1. Sally says:

      Hi Tom,
      You’ve raised some great points, I hope I can do them justice in my response. 🙂

      1. Fair point. I wasn’t aware of any other ereaders that won’t work with OverDrive and I must say these are quite difficult to find. Thanks for this lists to devices that OverDrive and Adobe DRM does support. It would be great if there was a list of devices that aren’t supported to make it easier…

      2. I’m not suggesting library cards be shared. I’m suggesting that if you get a great ebook out from the library, your friends can too (with their library card). If you want to lend them your ereader to do that, then you can also do that too (as far as I know – please correct me if this isn’t the case).

      3. Kindle is the undisputed leader in dedicated ereaders if you prefer to purchase ebooks. However if you want to borrow ebooks from the library you’ll need another device. If Amazon allowed NZ libraries to purchase their ebooks; I’m sure we would. And that’s why I made the statement about playing favourites. Often libraries have limited choice in what they can purchase and from whom. It often isn’t the library playing favourites, but the publishers.

      I tool look forward to seeing more public libraries being able to offer patron-driven acquisitions, especially with ebooks.

  7. Ali says:

    I tweeted about this on the weekend Jo and it prompted one of my peeps to wonder whether he should rethink his choice of buying a Kindle. I like your upfront approach on this – we do have to inform people without playing favourites. People just need the info to make an informed choice.

  8. Katherine says:

    This is really interesting. What do public libraries do if their plans to deal in e-books are not firm yet – do they put out a notice as per Horowhenua (which I think is excellent) – and risk raising expectations of e-books being available which may not come to fruition? There are probably a lot of libraries in this position. Having said that, I do think libraries should have information available if at all possible.

    1. Sally says:

      Ebooks are already available in some New Zealand public libraries and will be in many more within the next month so the risk of raising expectations of ebooks being available is pretty low. There are rapid developments occuring in the ebook and ereader industry at the moment and libraries must adapt just as quickly.

  9. Anonymous says:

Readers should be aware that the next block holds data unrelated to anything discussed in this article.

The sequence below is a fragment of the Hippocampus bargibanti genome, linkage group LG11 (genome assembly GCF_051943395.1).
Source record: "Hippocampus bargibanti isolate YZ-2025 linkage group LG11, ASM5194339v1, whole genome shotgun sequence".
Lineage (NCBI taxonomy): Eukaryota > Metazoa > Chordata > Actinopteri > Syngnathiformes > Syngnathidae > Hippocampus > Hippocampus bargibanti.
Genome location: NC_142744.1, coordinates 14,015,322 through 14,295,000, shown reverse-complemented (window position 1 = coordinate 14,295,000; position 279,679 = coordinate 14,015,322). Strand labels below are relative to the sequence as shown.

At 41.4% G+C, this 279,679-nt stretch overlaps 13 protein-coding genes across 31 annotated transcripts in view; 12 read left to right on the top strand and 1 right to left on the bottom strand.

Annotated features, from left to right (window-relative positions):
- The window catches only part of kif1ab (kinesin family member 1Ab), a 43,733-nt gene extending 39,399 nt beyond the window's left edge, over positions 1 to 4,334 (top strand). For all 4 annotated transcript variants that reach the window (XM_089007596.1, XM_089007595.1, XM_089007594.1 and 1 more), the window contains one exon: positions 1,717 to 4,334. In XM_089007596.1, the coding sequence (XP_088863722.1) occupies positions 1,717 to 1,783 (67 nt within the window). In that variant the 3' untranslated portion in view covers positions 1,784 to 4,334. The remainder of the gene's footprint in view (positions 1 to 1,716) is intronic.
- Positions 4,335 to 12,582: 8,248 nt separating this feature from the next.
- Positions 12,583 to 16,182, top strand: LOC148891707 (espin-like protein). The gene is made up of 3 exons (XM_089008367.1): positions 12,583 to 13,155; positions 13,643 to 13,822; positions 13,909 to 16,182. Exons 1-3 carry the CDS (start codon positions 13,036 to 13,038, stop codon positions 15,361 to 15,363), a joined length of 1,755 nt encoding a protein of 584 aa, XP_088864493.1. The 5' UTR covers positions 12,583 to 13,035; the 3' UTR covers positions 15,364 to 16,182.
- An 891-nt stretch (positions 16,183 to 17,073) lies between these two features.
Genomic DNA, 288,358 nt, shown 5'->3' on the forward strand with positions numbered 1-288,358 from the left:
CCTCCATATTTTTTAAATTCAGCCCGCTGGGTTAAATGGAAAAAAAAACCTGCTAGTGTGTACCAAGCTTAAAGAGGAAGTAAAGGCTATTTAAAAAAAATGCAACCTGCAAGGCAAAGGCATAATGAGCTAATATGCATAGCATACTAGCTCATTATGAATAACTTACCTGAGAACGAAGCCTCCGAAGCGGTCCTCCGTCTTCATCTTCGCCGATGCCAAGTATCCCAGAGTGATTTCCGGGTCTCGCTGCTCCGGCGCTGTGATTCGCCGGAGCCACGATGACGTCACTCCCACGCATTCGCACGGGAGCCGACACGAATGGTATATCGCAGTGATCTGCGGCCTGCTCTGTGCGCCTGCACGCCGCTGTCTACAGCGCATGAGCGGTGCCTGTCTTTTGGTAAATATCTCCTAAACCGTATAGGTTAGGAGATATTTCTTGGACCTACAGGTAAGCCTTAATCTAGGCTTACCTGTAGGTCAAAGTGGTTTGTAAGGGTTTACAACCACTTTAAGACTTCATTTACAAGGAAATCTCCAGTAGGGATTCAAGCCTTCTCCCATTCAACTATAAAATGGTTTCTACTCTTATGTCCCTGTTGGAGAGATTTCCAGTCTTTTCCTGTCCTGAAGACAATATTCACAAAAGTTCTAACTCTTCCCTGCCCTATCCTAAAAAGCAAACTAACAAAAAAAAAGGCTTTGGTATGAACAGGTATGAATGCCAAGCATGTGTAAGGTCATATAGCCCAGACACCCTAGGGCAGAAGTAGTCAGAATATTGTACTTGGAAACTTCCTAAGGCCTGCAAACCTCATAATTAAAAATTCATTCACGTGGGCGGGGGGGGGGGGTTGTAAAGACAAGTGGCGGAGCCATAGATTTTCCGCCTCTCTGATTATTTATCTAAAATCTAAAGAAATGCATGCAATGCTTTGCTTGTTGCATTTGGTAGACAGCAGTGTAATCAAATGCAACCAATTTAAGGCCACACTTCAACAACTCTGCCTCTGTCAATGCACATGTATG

Excellent post. Its great that you can borrow ebooks and audiobooks from the library, even if I’m too slow a consumer to get through them in the borrowing period.
    I’m loving my iPad although I’ve been reading the same book on it for several months (Don Quixote). However I’ve used it to listen to several audio books in the same time: plug it into the stereo and listen while you make dinner.

    1. Sally says:

      I’ve just discovered I quite like listening to an audiobook while on the exercycle. Will give it a go during dinner too. Thanks.

      1. Maria says:

        You need to make sure its in PDF, MOBI or PRC format, if they are not, you have to covenrt them, if they are from the library they might have DRM and you might have to use adobe digital editions to use it.

  10. Philip says:

    Thanks for that – I did a pre-emptive strike and was interviewed by the Oamaru Mail, that published it on Monday – and of course this week people started arriving in the library, expressing their disappointment that they can’t access eBooks. We also had an announcement on one of the local stations, warning people about the semi-proprietary Kindle.

    1. Sally says:

      Great work Philip.

      1. Ali says:

        yes great work Philip!

  11. I totally agree!

    I had put the following statement on the front page of our library website but think I might include some of the points you mention above:

    KIndle ereader warning
    Caution: The new Kindle ereaders on sale at DSE and Countdown are not compatible with the ebooks which can be downloaded from many library websites. Horowhenua will be launching ebooks within the month and they will not work with a Kindle. Most other readers will be compatible. Please ask a librarian if you are not sure.

    1. Sally says:

      See what Jo has done at Horowhenua – love it!